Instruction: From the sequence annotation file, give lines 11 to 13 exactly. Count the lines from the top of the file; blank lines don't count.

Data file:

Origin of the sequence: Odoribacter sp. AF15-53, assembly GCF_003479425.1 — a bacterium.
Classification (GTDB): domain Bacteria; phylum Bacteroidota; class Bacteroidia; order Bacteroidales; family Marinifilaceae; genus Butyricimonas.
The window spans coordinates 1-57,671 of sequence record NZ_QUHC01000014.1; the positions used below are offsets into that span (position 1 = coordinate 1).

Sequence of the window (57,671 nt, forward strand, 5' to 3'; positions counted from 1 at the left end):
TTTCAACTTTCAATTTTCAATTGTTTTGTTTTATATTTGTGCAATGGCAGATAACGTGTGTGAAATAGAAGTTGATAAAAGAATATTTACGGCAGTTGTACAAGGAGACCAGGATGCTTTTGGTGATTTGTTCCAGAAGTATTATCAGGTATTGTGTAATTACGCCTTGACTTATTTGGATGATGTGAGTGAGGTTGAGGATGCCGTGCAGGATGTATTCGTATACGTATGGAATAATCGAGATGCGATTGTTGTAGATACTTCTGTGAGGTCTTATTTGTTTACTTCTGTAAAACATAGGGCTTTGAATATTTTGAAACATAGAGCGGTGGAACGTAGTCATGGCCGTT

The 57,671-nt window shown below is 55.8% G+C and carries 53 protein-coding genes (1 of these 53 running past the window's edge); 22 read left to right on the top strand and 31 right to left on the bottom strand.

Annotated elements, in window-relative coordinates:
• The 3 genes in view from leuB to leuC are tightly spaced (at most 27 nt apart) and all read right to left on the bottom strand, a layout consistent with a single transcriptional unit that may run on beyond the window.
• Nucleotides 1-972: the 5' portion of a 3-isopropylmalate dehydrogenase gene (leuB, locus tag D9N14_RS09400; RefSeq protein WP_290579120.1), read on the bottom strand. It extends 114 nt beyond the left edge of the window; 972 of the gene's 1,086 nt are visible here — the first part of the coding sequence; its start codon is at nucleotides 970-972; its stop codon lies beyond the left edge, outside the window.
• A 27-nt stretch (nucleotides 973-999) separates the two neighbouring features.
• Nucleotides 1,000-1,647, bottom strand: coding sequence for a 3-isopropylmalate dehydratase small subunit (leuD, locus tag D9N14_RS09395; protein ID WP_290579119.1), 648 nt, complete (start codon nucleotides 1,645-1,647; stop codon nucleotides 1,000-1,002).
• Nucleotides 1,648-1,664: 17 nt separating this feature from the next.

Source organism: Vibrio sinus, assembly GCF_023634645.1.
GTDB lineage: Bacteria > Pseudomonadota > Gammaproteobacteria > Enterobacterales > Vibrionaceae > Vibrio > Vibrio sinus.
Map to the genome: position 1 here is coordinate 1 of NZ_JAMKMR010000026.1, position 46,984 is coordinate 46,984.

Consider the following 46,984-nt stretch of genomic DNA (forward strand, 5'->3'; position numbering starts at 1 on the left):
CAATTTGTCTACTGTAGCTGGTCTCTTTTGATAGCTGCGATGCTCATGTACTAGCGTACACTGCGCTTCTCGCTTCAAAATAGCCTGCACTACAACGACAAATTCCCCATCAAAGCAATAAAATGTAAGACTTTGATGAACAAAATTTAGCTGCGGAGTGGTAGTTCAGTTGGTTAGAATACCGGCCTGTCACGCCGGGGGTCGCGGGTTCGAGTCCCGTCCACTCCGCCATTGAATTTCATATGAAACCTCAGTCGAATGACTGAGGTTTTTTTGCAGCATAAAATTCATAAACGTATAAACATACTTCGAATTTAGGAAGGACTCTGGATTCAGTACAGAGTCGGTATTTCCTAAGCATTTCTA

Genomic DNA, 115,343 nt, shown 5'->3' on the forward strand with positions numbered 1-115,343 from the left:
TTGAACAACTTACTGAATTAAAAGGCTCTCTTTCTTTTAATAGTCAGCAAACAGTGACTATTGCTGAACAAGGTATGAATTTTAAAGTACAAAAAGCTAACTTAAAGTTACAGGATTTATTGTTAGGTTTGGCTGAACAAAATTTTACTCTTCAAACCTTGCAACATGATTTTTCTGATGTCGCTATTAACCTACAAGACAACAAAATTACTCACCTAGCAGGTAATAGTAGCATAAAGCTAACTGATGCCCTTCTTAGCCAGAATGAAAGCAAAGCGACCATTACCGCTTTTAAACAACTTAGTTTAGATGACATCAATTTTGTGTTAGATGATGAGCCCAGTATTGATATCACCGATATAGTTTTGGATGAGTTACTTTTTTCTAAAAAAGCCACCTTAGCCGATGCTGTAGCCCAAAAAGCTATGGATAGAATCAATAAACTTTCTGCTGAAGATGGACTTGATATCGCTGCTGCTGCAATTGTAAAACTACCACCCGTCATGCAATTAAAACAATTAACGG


• Nucleotides 1,000-1,647, bottom strand: coding sequence for a 3-isopropylmalate dehydratase small subunit (leuD, locus tag D9N14_RS09395; protein ID WP_290579119.1), 648 nt, complete (start codon nucleotides 1,645-1,647; stop codon nucleotides 1,000-1,002).
• Nucleotides 1,648-1,664: 17 nt separating this feature from the next.

Source organism: Vibrio sinus, assembly GCF_023634645.1.